Making simple changes to a website to improve search engine rankings and drive traffic is not as complicated as it sounds. This article details the factors that can be simply manipulated yet produce big improvements if implemented correctly.
They are worth bookmarking or printing so they can be used in the future as a checklist when creating new pages or reviewing your website.
1) Keyphrase Research
Before you can begin implementing any of the optimization techniques mentioned in the rest of this article, you will need to know which keyphrases you are going to optimize your site for. Once this is decided, everything becomes a lot clearer.
You should be able to get a rough idea of target keyphrases from the content on the pages within your site. At the end of the day, if there’s not any content at which to target optimisation, achieving good search engine rankings will be very difficult and ultimately pointless! Visitors will leave immediately if they are not provided with the content they are searching for.
A frequent mistake is to target the keyphrases that drive the largest search volumes. It’s important to target keyphrases that directly relate to your websites content, and the more defined the keyphrases are the better.
Using keyphrases that may drive 120 high convertible visitors to your site each month is likely to be much better than targeting a highly competitive broad keyphrase that is only vaguely related to your business, even if it does attract 30,000 searches each month.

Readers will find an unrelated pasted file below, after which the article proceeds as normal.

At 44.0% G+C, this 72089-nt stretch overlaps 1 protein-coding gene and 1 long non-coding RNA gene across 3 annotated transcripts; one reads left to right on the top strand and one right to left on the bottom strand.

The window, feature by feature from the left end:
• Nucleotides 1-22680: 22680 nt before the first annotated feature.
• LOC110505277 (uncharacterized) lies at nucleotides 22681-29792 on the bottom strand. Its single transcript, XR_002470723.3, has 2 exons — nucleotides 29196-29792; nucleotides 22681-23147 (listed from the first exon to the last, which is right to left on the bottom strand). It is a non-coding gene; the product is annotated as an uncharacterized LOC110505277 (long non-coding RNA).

2) Page Titles
This is one of the key on-page elements that can be optimized. Each title should be different, and full of keyphrases related to the content of its page. Search engines often only display the first 65 or so characters of the page title, so it’s important to get the most important keyphrases at the beginning of the page title. Also, the characters near the front of the page title are given more significance in algorithms.
The page title is displayed in the search engine results, so must make sense and encourage browsers to action the link. Finding a balance between readability and keyphrases density is a challenge but something that will improve with time and practise.
3) Meta Description
The meta description is not actually included in search engine algorithms, although as it is displayed in search engine results pages, it is vital it is optimised. Like page titles, the meta description should be specific to every page and contain text that is relevant to the keyphrases that page is aimed at.
The meta description is limited to around 160 characters, so it can often be challenging to fit all the required info into such a small space. However, if no meta description is entered, search engines tend to grab a random chunk of text from the page, regardless if it makes sense or is useful to the searcher. You can avoid this from happening, by ensuring every page has a meta description of some variety.
4) Page Content
Page content is viewed as the best method of attracting visitors and incoming links to a website, so it’s important that it is given sufficient time and resource. Search engines thrive on content, so the more content on your site the better for search engine rankings.
Content is less important now in search engine algorithms than it has been however, I suggest ensuring every keyphrase that is being targeted is mentioned about every 100 words or so.
Beware – don’t fall into the trap of keyphrase stuffing! Search engines employ advanced techniques to track this and will more than likely pick up on it immediately and you could end up with a blacklisted site that is impossible to rank.